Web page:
Lost in lists?

A list can de-waffle your text by stripping it down to the basic points. At the very least, lists can inject life, drawing the eye into passages that otherwise would look daunting. They’re also, of course, useful as a preparatory tool for working out the structure of an essay.

Lists can be planned in from the start, and they can be retrofitted. But you can’t just chop copy into chunks, add numbers/letters/bullets/dashes, and expect seamless fluency and comprehension. Lists must obey rules! Here are some basic pointers on how to line up your ducks.

(By the way, the indents below are all over the place. I struggled to sort them out, but eventually gave up. You’ll just have to live with the mess.)

 

  1. All entries within a list should follow a common construction. For example:

Here’s what we can offer you:

    • A transparent process.
    • A single point of contact.
    • Monthly feedback.
    • Great discounts on bulk orders.

Each of the four entries is essentially the same: a noun group. (In effect, each entry is the object of the sentence – ‘We can offer you a transparent process,’ ‘We can offer you a single point of contact,’ and so on.) This structural uniformity makes the list easy to read.

An alternative approach would be to use complete sentences:

Why do business with us?

    • We use a transparent process.
    • You liaise with a single point of contact.
    • We provide monthly feedback.
    • You enjoy great discounts on bulk orders.

Again, there’s consistency here.

 

  1. We could put some flesh on our list by qualifying every entry with an explanation:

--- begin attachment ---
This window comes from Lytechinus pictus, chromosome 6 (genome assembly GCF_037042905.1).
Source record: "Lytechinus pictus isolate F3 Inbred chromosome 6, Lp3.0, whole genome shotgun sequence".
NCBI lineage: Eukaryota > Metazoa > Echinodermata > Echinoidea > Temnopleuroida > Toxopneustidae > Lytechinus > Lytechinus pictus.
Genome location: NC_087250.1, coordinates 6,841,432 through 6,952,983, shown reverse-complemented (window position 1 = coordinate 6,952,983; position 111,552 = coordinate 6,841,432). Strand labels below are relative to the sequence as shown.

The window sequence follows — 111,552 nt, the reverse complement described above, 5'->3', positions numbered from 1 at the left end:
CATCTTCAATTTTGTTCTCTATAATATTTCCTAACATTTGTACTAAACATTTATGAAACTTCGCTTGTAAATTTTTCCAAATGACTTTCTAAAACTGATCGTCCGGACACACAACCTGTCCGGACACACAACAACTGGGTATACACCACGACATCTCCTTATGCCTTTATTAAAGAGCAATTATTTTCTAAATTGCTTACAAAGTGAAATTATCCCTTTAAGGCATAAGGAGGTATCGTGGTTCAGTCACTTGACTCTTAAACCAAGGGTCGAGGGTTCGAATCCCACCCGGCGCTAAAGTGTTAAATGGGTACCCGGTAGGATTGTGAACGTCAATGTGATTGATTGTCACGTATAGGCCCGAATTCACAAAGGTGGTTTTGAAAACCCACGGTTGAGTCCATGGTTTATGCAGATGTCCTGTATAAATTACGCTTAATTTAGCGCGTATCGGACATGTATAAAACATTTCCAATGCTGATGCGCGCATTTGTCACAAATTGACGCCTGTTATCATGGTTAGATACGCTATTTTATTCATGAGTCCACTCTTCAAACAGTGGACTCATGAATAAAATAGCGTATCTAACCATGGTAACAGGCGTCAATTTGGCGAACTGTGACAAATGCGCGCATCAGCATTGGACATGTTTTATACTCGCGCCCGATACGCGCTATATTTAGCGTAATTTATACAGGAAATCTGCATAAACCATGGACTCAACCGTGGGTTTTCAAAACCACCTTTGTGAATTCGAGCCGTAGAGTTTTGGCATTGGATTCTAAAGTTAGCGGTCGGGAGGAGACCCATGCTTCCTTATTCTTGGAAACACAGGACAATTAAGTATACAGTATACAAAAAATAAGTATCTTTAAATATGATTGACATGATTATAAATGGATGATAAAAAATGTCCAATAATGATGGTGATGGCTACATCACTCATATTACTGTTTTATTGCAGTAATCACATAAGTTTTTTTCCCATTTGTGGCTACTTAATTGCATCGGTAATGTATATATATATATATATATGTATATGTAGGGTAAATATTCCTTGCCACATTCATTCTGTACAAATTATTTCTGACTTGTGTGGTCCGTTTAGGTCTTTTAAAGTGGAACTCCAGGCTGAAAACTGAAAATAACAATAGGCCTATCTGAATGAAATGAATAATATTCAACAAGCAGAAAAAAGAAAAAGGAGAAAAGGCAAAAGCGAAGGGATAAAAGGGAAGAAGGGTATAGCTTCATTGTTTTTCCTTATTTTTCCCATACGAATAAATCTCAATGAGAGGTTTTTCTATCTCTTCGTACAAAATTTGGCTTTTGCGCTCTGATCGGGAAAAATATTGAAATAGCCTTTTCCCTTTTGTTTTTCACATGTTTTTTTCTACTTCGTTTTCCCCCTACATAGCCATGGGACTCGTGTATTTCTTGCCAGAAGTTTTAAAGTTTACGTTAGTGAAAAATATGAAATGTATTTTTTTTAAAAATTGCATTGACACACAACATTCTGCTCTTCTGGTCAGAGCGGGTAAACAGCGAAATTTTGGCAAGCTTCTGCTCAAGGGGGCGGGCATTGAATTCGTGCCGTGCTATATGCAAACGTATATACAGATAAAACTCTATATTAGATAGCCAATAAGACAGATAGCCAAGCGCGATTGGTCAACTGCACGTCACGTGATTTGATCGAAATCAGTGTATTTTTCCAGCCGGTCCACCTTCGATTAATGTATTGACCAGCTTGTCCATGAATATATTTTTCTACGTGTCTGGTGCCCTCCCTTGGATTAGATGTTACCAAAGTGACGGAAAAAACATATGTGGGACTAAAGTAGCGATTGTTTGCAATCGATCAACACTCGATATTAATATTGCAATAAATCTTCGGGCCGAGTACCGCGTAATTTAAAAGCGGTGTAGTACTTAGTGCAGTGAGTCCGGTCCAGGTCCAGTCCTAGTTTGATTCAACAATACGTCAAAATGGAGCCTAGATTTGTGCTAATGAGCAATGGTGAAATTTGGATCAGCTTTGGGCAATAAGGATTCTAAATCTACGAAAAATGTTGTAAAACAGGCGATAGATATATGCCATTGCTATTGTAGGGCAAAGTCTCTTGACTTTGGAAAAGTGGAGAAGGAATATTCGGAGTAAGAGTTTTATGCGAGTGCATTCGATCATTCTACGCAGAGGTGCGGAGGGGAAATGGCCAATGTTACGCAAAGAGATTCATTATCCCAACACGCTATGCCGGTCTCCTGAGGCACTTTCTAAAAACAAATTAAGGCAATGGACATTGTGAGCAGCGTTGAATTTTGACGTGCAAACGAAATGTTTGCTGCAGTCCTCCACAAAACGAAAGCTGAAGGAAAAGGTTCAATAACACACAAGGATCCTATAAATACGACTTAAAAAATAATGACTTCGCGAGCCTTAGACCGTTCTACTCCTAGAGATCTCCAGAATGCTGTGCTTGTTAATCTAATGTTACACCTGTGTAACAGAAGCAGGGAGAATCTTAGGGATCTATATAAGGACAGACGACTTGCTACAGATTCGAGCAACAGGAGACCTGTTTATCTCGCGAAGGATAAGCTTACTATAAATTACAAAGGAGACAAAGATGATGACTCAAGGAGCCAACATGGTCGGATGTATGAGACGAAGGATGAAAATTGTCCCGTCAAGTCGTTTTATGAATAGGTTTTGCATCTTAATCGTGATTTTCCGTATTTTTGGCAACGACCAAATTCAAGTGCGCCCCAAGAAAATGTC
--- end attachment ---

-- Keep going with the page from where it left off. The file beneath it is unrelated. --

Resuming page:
Here’s what we can offer you:

    • A transparent process. We disclose all of our financial terms before you sign the contract, and we supply a full breakdown of every invoice.
    • A single point of contact. When you sign up, we appoint a project manager who will liaise with you through to completion.
    • Monthly feedback. We report at month’s end with a progress chart and a running budget update.
    • Great discounts on bulk orders. We give a rising scale of discounts on purchases of 10, 50 and 100 units.

Each entry has now become two-tiered, but, again, it still has a uniform structure and a systemic logic, so it remains easy to comprehend.

3. For a more fluid approach, you could create a list from a single expanded sentence:

We offer

    • a transparent process,
    • a single point of contact,
    • monthly feedback, and
    • great discounts on bulk orders.

Again . . . this works because each item in the list is grammatically similar.

 

  1. Numbers in lists help you place things in a logical sequence. This may seem painfully obvious, but some people will insist on using numbers to list random stuff that deserves nothing more than bullets. (Eat lead, you pesky list!)

Here is a list that deserves its numbers:

To fry an egg:

    1. Heat a frypan and add a slab of butter.
    2. Once the butter has gone quiet, crack an egg in.
    3. Fry till crispy-edged, and gently flip (if you like eggs over easy).

 

With subdivided lists, use common sense when choosing numbers, letters, and so on. Let’s run the egg instructions through a kitchen control-freak:

To fry an egg:

    1. Prepare the frypan.
      i) Place it over a medium-high heat.
      ii) Add a little dob of butter.
      iii) Wait till the butter has stopped sizzling before going further.
    2. Add the egg.
      i) Crack the egg on the pan rim.
      ii) Hold it low when opening, to avoid breaking the yolk.
    3. . . . etc., etc.

Lists can be subdivided almost indefinitely, so long as you stick to your chosen numbering system.

 

In summary, lists that are internally consistent will express their contents clearly.

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